July 26, 2019
Donald Trump and Boris Johnson Rode the Same Wave Into Power. History Suggests the Parallels Won’t Stop ThereRoundup
David Kaiser, a historian, has taught at Harvard, Carnegie Mellon, Williams College, and the Naval War College. He is the author of nine books, including, most recently, his autobiography, A Life in History.
Shortly before Boris Johnson officially became Prime Minister of the United Kingdom on Wednesday, his counterpart in the U.S. drew a thread across the Atlantic. “They call him Britain Trump,” said President Donald Trump.
Trump was not the only one to notice some similarities between the two world leaders, like their penchant for outrageous remarks and checkered personal lives. But their nearly simultaneous accession to power has broader historical significance, as well. For more than two centuries, even when the nations have been in conflict, U.S. and U.K. politics have evolved in sync. At a series of turning points—in the 1860s, the 1900s, the 1940s, the 1980s and the 1990s—both governments have taken a new course, usually in the direction of greater democracy and economic equality, but more recently towards deregulation, fewer workers’ rights and public services, and inequality.
Trump and Johnson represent the latest step in that evolution—and it’s one the world would do well to heed.
Even in the era of the American Revolution, politics in the colonies and in Britain had more in common than might be expected of two opposing sides. King George III’s attempts to strengthen the monarchy at Parliament’s expense provoked loud opposition in Britain as well as in the colonies, and several leading British political figures openly sympathized with the colonies’ grievances. But the outcome of the revolution, and the subsequent French Revolution, put an end to any hopes that Britain would move in a more democratic direction any time soon. Not until 1832 did the British Parliament pass a law that made the election of the House of Commons a bit more democratic, while still leaving most adult males without the vote.
The American Civil War changed all that. The British public saw the war as a contest between northern democracy and southern aristocracy, and Lincoln became a hero to the British working and middle classes. Only two years after the northern victory, in 1867, a new Reform Act granted the franchise to most adult males in Britain, and further steps towards true democracy followed in the next two decades.
In 2016, Donald Trump ran against three of the bipartisan establishment’s most cherished positions—greater immigration, free trade and U.S. leadership of a multilateral world order—and defeated establishment Republican candidates and his Democratic opposition. That same year, 2016, in Britain, Prime Minister David Cameron turned the issue of remaining in the E.U. over to the British people, and lost his gamble. Cameron’s successor Theresa May and the Labour opposition were then left to implement a move which they had opposed, and could not agree on how to do so.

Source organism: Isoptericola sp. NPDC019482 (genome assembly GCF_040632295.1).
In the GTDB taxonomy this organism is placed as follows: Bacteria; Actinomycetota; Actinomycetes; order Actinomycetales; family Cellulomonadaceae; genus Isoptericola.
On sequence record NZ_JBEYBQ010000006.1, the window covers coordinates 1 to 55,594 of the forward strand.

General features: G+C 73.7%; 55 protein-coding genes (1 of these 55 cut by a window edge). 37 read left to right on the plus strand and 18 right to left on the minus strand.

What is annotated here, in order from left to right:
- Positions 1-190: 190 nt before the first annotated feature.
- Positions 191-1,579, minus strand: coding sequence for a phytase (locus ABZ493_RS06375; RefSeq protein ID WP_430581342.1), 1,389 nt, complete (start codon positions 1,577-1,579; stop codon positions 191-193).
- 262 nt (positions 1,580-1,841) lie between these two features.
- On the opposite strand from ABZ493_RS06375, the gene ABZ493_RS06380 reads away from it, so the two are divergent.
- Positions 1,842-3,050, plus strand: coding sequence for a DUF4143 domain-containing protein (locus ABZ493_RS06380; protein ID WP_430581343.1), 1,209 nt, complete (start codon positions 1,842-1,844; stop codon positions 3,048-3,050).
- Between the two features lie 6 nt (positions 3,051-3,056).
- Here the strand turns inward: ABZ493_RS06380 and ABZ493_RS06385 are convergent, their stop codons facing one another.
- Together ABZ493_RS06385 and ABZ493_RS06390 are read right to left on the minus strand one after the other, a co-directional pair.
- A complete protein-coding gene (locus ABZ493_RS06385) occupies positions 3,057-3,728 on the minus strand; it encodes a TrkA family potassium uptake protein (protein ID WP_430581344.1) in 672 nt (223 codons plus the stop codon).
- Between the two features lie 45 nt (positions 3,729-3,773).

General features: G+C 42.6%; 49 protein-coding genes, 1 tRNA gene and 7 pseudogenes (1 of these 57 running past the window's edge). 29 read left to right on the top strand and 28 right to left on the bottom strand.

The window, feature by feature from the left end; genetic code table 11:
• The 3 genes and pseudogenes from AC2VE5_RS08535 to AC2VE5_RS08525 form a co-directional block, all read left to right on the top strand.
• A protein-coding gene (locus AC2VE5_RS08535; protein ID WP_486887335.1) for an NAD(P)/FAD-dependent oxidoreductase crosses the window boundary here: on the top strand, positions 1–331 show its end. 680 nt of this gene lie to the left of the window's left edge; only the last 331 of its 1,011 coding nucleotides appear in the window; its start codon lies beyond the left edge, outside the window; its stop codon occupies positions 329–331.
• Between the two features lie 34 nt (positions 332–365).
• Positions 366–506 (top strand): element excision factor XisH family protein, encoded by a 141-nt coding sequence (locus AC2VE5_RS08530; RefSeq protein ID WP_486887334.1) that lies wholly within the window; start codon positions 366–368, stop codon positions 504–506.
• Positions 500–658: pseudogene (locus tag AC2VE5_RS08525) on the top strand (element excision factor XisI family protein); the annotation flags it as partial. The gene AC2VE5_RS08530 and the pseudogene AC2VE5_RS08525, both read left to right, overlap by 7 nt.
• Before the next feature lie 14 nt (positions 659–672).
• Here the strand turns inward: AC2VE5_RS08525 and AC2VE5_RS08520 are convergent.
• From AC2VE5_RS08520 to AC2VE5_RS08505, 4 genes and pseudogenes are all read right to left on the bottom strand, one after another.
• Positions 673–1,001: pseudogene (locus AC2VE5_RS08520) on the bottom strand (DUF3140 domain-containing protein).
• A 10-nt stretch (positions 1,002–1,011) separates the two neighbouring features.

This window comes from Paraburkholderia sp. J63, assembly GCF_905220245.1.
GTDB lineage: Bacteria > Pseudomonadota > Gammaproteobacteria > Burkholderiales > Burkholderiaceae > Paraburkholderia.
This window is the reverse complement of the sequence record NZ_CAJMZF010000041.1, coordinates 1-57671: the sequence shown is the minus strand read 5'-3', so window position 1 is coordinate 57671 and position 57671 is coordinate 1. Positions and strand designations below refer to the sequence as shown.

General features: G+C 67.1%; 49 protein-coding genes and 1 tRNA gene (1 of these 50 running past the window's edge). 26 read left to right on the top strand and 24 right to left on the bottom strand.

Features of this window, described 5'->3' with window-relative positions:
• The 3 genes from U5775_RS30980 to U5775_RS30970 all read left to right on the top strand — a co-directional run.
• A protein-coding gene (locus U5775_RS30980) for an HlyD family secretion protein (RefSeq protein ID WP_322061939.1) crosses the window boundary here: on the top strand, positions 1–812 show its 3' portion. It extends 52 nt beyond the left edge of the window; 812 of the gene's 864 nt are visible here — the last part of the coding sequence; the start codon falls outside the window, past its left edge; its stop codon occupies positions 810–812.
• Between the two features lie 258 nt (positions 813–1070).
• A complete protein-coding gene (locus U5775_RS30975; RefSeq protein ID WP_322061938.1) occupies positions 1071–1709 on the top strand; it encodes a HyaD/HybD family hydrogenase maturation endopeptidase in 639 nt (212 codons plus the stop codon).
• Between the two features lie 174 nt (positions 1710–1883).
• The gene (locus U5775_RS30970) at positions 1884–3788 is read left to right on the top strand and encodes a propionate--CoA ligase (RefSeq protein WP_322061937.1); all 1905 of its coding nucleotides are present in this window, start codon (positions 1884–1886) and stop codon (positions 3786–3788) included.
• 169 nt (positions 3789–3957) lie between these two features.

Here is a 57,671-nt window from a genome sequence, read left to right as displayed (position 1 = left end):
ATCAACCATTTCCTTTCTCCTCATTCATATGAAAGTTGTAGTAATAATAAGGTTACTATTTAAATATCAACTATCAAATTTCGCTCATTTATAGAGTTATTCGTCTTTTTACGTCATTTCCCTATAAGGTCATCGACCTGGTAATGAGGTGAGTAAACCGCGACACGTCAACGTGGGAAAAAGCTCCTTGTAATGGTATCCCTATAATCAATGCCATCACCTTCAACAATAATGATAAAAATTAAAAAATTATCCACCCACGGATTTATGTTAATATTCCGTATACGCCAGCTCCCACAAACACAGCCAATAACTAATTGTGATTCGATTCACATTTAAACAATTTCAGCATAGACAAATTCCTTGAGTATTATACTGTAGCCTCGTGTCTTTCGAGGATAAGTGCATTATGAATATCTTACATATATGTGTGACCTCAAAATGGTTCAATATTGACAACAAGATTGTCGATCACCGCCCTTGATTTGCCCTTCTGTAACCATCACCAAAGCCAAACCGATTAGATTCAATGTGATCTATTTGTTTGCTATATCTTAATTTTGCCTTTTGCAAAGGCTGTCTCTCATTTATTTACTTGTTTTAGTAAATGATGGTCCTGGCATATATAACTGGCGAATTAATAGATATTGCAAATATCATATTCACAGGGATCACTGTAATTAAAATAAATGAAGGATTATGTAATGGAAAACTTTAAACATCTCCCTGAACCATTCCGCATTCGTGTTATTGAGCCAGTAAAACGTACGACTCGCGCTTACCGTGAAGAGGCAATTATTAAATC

Unlike Trump, Johnson was already a major if controversial figure within the Tory Party, and served as May’s foreign secretary. But he became Prime Minister largely because he had publicly supported Brexit. He was chosen to be the new P.M. by 92,153 members of the Tory Party at large, not its Parliamentary members—a change that dates from 1998, and which, like primaries in the U.S., makes it possible for an anti-establishment candidate to defeat its party’s traditional leaders.
Both Trump and Johnson have come to power because their electorates have repudiated longstanding policies and leaders from their nation’s political establishments. Now Johnson hopes to cut Britain loose from the E.U., a step that some predict may break up the United Kingdom within another decade. But that won’t be all he has to do. As President, Trump has started trade wars, repudiated international agreements like the Paris Climate Accord and the Iran deal, and declared war on immigration. We don’t know how far their disruption of the established order will go, but once again, the two greatest democracies of the Atlantic world have almost simultaneously embarked on parallel new courses.
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